We do this work on paper — lots of annotating takes place, and we want them focused — so most students had their computers closed. One student took notes for the whole class to refer back to ask they worked (examples). I also gave them Assiya’s (my dedicated Lit Review Research TA) FAQ that I shared back in November, of course!

Creating conversations

In the second round, students looked for signs of “conversation.” How could you tell that authors are bringing sources into conversation with each other? What words did they use to demonstrate a conversation was taking place? Students discovered signal phrases – a concept I learned from The Harker School’s Lauri Vaughan – and transitions in their texts, and I gave them hard copies of the transitions template from They Say, I Say, and a handout on signal phrases with lists of sample verbs. 

(Sidenote: I get these documents into the hands of students every chance I get. They really help students to bring sources into conversation. A former Research TA and I analyzed multiple grade-levels of History writing from the same cohort of students, looking for how they were using evidence and hallmarks of strong skills. We found that precise and varied verb selection was at least highly correlated with good use of evidence. Since then, I encourage those students who do not naturally jive with synthesizing from multiple sources to let verbs lead their way; it is really helpful for them to pull out the list and just ask themselves which fit what they are seeing: are these sources contradicting? building upon? supporting? advocating for? Classroom teachers love that students use more variety than “said….said….said.” I encourage students to keep these docs next to their computers for reference whenever they are working to bring multiple sources into conversation.)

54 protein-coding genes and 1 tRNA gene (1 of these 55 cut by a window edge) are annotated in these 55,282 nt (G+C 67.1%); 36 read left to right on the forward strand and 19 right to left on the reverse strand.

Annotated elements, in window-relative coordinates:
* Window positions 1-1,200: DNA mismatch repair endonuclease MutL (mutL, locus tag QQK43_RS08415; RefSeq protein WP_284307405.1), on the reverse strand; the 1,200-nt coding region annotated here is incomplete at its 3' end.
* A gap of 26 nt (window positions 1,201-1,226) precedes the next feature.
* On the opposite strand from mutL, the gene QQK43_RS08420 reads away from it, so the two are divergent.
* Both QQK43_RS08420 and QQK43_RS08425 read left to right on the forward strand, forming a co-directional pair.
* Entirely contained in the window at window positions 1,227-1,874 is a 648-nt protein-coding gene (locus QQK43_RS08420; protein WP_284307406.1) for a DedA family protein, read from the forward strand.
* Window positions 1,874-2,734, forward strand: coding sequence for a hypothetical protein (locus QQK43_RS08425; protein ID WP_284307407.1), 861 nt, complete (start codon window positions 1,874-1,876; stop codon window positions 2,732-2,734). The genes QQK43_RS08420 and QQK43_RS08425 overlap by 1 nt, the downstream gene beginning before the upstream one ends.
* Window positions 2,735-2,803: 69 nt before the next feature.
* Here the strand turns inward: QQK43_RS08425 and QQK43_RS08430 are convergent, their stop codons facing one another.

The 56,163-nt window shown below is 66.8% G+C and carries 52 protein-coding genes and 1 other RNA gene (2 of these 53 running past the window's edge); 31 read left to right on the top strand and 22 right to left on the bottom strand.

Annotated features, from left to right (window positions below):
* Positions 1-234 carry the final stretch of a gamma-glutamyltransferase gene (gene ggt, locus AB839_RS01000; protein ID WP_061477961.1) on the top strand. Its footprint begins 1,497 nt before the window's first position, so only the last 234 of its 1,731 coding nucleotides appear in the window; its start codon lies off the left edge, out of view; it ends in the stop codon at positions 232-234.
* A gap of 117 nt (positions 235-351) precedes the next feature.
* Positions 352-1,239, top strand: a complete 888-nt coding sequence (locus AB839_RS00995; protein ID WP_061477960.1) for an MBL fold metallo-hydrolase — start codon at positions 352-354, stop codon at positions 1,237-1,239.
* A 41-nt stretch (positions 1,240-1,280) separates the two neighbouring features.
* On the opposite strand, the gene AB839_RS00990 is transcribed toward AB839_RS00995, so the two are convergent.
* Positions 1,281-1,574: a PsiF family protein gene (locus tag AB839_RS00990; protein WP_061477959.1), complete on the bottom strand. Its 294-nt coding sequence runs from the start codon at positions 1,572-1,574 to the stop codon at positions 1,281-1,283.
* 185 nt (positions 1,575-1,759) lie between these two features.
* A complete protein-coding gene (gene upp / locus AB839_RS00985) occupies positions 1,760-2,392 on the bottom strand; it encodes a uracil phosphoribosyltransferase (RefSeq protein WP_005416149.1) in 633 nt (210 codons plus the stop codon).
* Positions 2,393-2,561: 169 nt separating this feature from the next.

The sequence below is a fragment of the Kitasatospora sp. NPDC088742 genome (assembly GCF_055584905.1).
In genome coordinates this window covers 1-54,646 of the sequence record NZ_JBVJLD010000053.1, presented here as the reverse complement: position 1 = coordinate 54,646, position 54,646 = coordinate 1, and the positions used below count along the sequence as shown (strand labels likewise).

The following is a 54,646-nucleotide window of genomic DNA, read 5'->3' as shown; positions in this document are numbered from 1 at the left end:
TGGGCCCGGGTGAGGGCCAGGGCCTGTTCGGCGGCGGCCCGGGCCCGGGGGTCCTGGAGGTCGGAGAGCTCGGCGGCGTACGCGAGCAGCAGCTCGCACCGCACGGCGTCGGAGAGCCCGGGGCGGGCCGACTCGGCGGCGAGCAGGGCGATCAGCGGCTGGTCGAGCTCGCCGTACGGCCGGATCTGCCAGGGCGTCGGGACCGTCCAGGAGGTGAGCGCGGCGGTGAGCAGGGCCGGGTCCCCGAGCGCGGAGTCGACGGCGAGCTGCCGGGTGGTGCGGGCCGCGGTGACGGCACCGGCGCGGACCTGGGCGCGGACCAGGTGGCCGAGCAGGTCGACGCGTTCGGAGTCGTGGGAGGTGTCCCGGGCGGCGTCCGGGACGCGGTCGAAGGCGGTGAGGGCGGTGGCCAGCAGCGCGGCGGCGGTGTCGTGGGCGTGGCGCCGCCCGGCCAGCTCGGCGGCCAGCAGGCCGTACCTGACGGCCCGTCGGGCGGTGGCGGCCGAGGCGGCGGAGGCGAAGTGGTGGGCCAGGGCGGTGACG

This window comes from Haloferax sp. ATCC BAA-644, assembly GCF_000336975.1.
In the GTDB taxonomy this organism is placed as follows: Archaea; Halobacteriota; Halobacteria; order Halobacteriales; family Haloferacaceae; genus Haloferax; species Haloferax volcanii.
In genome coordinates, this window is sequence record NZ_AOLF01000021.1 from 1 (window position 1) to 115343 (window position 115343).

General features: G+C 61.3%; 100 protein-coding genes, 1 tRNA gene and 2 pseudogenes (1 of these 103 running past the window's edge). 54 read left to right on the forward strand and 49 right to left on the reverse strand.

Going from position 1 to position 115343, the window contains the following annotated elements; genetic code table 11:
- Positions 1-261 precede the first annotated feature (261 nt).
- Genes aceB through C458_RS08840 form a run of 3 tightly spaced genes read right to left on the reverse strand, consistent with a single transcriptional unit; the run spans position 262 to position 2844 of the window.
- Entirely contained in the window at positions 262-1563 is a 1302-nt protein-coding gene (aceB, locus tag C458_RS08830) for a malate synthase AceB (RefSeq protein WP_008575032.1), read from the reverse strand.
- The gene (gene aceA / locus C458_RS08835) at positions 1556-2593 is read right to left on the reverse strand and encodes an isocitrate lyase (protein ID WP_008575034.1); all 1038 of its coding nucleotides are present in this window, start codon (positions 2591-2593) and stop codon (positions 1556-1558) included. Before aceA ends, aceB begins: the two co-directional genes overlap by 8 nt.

I do not know why I did not try this method years ago. Clearly, having students observe for themselves and puzzle out the “rules” of lit review was so much more effective than telling them.

Organizational schema

The final step of the lesson, which I have used for the last eight years or so, was to give students a set of notecards and have them practice organizing lit reviews based on different prompts. (I have two sets I use, here and here.) For each set of cards, I have three questions, and students work in their groups to pile notecards into the paragraphs they would create to answer each. For dogs, the questions this year were:

  1. Do dogs feel jealousy only over “their person,” or any person?
  2. Do dogs distinguish between social and non-social recipients of their person’s attention?
  3. What method is most effective for testing secondary emotions in dogs?

For each of these questions, most of the studies conveyed on the cards could be used in a lit review. However, for each of these questions, how the sources would be grouped would vary. A lit review might be organized thematically, methodologically, chronologically, etc. This exercise reinforces the idea they discovered earlier in the class that lit reviews are not “serial book reports” (a paragraph going into depth on each source) but synthetic documents.

I’ve come to love working with students on lit reviews, and feel quite passionate about the feelings of agency and accomplishment that they engender. Do you collaborate on any lit review instruction or creation? How do you approach this work?